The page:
When an airline knows its core customers are anything but frequent flyers, is there any point in hosting a loyalty program? Probably not. Which explains why Allegiant, the low-cost leisure-focused carrier based in Las Vegas, never rolled out a full-fledged frequent-flyer scheme. There’s just no return-on-investment when your customers are by definition infrequent flyers.
And yet, and yet. There must always have been a niggling thought in the mind of Allegiant’s marketers that there was a way to give the carrier just a bit of an extra competitive edge when prospective customers made their next booking.
Their answer, introduced this week: an Allegiant credit card, issued by Bank of America, that awards points for purchases and comes bundled with a couple of travel perks. What it is not is a program-linked card. There is no program. Or rather, the card is the program, and the program is the card.
Here are the Allegiant World MasterCard’s major features:
- Annual fee: $59
- 15,000 bonus points after spending at least $1,000 in purchases within 90 days of account opening
- Three points per $1 spent on Allegiant purchases
- Two points per $1 spent on dining
- One point per $1 spent on all other purchases
- Buy one, get one airfare when purchasing package including hotel nights or rental-car days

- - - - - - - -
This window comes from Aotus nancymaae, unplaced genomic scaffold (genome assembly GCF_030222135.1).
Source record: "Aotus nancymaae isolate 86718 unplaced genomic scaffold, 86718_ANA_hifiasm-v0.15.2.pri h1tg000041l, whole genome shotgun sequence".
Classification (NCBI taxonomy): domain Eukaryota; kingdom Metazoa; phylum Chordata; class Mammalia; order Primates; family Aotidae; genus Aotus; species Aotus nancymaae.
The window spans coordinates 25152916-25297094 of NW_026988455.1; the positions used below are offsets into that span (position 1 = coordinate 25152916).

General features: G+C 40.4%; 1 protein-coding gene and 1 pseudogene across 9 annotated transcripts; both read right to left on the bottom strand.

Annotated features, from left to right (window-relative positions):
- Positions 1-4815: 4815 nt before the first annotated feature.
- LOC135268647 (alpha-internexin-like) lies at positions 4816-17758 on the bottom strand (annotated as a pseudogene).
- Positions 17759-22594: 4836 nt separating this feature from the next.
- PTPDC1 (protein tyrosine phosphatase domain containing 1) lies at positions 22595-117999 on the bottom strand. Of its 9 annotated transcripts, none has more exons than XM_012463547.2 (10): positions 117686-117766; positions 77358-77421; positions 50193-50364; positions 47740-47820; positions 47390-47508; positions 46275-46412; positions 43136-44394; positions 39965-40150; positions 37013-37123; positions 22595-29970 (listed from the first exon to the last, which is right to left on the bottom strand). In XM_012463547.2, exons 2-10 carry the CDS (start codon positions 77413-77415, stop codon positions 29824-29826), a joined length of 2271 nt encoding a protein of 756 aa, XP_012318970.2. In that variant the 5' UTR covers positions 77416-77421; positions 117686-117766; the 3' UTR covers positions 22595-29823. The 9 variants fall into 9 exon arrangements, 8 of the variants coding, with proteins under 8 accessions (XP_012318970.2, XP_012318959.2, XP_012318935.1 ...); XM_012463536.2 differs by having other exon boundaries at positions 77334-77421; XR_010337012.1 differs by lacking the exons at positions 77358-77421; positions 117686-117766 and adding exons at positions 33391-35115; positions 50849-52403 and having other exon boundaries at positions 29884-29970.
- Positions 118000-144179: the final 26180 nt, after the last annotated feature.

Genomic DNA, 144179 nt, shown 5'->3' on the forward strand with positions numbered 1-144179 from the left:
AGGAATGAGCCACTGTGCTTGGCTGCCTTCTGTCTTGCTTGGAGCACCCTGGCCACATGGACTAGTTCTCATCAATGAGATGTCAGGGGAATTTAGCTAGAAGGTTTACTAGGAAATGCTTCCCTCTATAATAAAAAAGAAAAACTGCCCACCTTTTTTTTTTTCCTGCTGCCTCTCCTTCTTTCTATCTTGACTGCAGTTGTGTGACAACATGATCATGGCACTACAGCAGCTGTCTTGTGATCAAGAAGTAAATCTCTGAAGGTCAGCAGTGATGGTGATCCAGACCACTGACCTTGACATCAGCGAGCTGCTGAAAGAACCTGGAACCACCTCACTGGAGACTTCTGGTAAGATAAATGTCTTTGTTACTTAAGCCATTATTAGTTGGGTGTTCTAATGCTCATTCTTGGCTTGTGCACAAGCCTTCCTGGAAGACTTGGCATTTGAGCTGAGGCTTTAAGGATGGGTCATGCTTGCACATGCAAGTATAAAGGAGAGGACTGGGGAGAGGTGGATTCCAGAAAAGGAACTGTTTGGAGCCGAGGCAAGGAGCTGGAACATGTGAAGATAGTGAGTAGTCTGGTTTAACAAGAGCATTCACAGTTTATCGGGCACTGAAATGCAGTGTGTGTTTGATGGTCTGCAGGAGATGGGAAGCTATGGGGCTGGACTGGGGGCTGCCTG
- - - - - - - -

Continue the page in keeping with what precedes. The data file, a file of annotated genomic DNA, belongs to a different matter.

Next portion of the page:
- Priority boarding and one free beverage onboard every Allegiant flight
The points are worth 1 cent apiece when redeemed for travel booked with Allegiant, so the 15,000-point sign-up bonus amounts to a $150 rebate on future trips.
On an ongoing basis, since the bulk of the points earned will be for non-travel purchases, the program will amount to a 1 percent rebate for most customers. That’s decidedly underwhelming when there are cash-back cards that deliver a cash rebate of 1.5 or 2 percent.
As annual fees go, $59 is on the low end. But with plenty of no-annual-fee cards on the market, it may still be a deal-killer for Allegiant customers, who fly the airline precisely because of its low costs.
Earning and redeeming points for travel. While there’s no provision for earning points for flying, versus buying, in all other respects this sounds a lot like a traditional frequent-flyer program, notwithstanding Allegiant’s insistence on dubbing it a credit-card program.
And whatever it’s called, as loyalty initiatives go, it’s pretty unrewarding.
Reader Reality Check
Will you be signing up for an Allegiant credit card?
After 20 years working in the travel industry, and almost that long writing about it, Tim Winship knows a thing or two about travel. Follow him on Twitter @twinship.
This article first appeared on SmarterTravel.com, where Tim is Editor-at-Large.